Remember two weeks ago, when Facebook’s stock had crashed all the way to ~$25?
Yes, back then, everyone was absolutely certain that it was going to, say, $18, and they were telling everyone who would listen about that.
Well, you don’t hear from those folks much anymore.
Because Facebook’s stock has bounced off the bottom like Flubber and has now soared back to $31.50.
Why is Facebook headed north all of a sudden?
Here’s my theory:
All the people who bought the IPO expecting a near-term pop have finally blown out of the stock in disgust. And all of the people who are actually interested in investing in Facebook for the long haul–the folks who should have bought the IPO–have quietly been working their way in.
And some shorter-term investors have intelligently reasoned that Facebook is not run by idiots and, therefore, that Facebook will likely have built a lot of padding into the Q2 “estimates” it gave Wall Street analysts prior to the IPO. The odds that Facebook will “surprise on the upside” when it reports its Q2 results, therefore, are good.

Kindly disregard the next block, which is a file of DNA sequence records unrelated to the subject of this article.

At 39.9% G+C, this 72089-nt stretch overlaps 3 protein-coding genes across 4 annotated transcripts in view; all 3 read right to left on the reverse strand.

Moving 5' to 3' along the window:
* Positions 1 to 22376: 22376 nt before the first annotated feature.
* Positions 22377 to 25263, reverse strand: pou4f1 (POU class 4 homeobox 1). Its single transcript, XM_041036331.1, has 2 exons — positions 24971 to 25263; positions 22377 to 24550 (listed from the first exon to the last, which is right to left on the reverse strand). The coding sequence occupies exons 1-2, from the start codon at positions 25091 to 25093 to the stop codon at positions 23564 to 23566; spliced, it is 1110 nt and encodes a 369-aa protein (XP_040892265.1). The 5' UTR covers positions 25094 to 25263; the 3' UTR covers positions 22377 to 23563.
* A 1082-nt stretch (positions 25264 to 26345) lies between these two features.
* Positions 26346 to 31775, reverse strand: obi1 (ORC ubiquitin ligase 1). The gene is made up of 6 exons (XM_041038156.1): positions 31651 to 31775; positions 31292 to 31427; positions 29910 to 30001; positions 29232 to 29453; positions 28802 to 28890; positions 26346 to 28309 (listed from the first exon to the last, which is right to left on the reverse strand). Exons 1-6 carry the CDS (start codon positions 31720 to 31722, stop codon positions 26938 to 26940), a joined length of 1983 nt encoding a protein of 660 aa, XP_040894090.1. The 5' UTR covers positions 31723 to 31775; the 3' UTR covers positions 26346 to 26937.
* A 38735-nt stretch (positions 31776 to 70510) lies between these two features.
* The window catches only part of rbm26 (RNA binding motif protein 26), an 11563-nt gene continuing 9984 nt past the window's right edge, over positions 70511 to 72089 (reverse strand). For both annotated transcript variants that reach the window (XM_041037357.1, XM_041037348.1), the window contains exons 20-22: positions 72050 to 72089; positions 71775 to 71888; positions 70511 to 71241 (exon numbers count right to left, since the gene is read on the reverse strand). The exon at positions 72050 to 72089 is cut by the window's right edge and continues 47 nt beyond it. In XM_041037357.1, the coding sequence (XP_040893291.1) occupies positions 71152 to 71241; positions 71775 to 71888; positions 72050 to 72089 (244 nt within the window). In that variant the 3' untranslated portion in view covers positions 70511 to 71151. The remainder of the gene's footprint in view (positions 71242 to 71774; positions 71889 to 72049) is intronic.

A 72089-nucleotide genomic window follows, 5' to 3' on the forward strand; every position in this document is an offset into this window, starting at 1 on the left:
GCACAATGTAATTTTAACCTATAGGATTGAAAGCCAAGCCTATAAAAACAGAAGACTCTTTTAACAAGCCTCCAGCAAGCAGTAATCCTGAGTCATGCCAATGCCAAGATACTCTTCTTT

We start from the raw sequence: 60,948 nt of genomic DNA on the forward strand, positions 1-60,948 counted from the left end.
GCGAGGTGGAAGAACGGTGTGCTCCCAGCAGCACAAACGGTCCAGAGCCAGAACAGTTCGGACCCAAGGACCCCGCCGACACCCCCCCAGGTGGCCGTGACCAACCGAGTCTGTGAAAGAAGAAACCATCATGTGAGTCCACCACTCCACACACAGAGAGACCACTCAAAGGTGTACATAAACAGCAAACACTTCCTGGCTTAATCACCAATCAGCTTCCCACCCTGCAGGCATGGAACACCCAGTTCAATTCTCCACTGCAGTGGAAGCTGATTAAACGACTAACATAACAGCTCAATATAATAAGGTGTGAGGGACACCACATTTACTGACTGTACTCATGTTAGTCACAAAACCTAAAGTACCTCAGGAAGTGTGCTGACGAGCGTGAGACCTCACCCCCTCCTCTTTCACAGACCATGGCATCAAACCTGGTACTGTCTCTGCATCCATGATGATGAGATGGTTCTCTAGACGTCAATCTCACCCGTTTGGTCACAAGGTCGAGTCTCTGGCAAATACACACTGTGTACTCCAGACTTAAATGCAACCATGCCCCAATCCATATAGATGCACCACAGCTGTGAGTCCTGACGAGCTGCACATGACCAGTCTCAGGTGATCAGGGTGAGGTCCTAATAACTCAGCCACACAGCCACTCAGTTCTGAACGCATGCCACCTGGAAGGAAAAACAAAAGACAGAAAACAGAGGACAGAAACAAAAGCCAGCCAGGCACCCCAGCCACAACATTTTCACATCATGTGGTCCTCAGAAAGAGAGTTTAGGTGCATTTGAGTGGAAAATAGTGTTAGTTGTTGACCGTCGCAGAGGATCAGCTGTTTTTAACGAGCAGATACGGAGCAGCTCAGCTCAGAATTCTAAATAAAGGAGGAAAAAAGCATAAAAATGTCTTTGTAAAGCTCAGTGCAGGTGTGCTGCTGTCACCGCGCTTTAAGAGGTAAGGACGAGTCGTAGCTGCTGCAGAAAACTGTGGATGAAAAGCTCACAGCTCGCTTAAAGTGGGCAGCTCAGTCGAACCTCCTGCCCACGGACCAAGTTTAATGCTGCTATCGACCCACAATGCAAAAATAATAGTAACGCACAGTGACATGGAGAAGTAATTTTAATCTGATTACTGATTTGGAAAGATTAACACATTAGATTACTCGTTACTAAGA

And then, of course, all the underwriter analysts are probably putting the finishing touches on their “BACK UP THE TRUCK!” reports, which should be released toward the end of this month. And the analysts will have a bunch of good reasons why Facebook is a great investment at this price–a huge discount to the IPO price–and that it’s a “must-own” for any self-respecting growth investor.
And then there have been some encouraging anecdotal reports about the effectiveness of Facebook’s new mobile ads, which are critical to the company’s future growth.
Put all that together and Facebook has looked like a nice trade.
(When the Q2 results hit, of course, all bets are off. If they don’t truly surprise on the upside–as in, surprise hedge funds, not those who regard “consensus” as the real expectation–Facebook could head for the tank again. After all, the company now has a valuation of almost $90 billion again. And it’s trading at about 40X an aggressive estimate for 2013 earnings of $0.80).